– Ben Martens


Last week I went to the doctor not knowing what was wrong and he diagnosed me with shingles… that disease that supposedly only affects older people. The doc said it can be caused in younger people because of stress, and coupled with some other stress related medical stuff I’ve had this year, I apparently need to take more time to relax.

But anyway, from a geek perspective, I found this interesting enough to blow right through that “Too Much Information” barrier and blog about it:

  • You can only get shingles if you’ve previously had chicken pox.
  • When you heal from chicken pox, the virus doesn’t die. Shingles is that old virus breaking out of your nerve cells.
  • It follows right along a line of nerves in your body. The doctor showed me a page from a book with a nerve line that directly matched my shingles.
  • It only happens on one side of your body.
  • About a third to a half of people will get shingles at some point in their life.
  • Someone over 50 is roughly ten times more likely to get shingles than a younger person.
  • The common thinking is that you’re very unlikely to get it twice in your life but a Mayo Clinic report from last year indicates that might not be the case. My doctor never mentioned it being a one-time thing.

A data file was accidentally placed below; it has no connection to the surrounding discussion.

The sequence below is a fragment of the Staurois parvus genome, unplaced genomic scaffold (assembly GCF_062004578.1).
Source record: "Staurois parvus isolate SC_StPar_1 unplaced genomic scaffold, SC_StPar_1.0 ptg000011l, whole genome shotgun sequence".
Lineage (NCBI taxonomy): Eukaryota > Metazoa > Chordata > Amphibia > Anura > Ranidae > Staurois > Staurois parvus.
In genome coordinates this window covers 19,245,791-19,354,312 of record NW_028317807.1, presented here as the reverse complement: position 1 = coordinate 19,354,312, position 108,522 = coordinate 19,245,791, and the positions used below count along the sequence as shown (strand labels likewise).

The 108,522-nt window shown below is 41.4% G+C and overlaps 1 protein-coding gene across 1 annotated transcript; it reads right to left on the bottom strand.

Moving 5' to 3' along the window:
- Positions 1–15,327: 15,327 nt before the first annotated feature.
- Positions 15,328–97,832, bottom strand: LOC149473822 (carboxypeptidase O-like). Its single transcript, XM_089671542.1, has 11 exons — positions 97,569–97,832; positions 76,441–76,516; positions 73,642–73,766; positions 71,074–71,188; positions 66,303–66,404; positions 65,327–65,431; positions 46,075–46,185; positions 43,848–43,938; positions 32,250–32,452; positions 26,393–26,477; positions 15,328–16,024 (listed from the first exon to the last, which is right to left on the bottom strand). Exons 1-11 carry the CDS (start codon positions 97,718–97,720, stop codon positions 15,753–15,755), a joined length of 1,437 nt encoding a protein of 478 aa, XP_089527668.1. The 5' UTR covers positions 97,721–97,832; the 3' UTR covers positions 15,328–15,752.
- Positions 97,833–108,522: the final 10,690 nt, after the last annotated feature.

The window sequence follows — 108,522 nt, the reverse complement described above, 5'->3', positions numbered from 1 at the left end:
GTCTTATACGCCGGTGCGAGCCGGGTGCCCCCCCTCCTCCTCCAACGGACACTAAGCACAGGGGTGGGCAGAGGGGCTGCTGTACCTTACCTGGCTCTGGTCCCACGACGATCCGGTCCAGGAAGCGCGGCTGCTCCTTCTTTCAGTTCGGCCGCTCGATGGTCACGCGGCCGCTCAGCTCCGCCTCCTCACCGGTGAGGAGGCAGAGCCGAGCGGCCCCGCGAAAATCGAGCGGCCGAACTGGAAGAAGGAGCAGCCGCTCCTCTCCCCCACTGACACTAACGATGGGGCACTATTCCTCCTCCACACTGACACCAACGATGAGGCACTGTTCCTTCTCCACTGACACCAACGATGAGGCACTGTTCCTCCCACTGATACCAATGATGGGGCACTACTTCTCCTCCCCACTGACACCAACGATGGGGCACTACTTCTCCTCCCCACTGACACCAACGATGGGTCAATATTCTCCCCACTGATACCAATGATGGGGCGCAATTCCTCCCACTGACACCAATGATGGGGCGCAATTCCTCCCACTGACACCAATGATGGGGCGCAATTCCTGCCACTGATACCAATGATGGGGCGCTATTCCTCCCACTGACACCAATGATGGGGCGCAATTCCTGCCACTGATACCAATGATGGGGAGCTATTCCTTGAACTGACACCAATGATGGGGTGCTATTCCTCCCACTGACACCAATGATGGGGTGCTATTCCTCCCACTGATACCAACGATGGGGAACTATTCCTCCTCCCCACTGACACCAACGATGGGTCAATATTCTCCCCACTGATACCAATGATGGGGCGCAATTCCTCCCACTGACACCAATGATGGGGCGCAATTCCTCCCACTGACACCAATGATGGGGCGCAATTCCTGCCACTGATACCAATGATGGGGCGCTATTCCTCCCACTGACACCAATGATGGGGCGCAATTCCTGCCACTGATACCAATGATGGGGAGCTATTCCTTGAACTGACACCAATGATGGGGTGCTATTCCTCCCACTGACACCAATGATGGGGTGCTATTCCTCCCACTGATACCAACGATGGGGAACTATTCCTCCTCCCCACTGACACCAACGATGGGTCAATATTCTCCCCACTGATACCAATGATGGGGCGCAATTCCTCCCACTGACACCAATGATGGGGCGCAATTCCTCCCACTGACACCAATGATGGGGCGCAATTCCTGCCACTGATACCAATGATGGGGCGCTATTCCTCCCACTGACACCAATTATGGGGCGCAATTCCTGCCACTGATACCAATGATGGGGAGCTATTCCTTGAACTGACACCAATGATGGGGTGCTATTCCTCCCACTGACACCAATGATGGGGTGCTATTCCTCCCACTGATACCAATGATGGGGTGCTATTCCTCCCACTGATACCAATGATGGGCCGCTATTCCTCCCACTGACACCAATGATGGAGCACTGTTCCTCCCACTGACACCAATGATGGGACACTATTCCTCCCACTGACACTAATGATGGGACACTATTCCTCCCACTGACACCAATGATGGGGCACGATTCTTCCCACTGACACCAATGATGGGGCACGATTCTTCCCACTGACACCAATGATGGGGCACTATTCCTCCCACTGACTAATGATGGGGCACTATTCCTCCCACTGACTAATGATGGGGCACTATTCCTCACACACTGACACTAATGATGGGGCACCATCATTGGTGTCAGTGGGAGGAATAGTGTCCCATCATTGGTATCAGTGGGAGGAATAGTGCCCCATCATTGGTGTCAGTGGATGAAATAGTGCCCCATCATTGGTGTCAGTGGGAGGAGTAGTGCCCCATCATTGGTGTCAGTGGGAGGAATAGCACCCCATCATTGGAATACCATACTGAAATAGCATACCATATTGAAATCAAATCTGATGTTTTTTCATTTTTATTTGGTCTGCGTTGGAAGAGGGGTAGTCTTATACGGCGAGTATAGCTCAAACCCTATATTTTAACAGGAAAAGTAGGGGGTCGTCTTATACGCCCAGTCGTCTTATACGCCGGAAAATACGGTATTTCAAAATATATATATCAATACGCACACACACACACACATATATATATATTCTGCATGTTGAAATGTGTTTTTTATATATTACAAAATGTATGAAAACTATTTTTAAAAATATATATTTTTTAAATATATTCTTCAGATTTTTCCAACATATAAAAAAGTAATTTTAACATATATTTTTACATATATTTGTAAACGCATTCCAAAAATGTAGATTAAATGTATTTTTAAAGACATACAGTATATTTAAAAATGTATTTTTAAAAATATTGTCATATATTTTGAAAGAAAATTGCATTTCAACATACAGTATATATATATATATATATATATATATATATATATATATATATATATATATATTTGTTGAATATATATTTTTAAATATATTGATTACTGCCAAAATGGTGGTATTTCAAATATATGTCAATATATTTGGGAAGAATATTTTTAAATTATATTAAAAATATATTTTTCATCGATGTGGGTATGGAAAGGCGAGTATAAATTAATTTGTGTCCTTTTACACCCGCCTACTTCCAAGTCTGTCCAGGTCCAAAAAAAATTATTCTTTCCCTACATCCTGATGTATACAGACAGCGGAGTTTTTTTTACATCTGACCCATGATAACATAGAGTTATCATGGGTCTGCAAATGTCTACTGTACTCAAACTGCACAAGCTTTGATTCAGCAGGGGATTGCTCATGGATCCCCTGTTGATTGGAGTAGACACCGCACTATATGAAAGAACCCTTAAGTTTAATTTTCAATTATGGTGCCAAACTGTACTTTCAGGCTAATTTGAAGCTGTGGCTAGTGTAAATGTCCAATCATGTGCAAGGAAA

• There is a vaccine for it that can administered to older people (and there’s also a chicken pox vaccine for younger kids too.) The shingles vaccine was only licensed in 2006 but it’s supposed to reduce your chances of getting shingles by 50%.

Concern that I would give my newborn son a disease sent me to the doctor much earlier than I would normally have gone. That was a great move because catching it in the first 72 hours makes it much more treatable. The doctor said there was no concern about passing it on to my pregnant wife or to my newborn son. We double checked with our OB and she completely agreed. Woohoo!*

So while this week has not been at all fun, I’m very happy that it won’t affect my wife or my son!

PS. Please note that advice was given in my specific case. Don’t extrapolate to your situation. Talk to your doctor!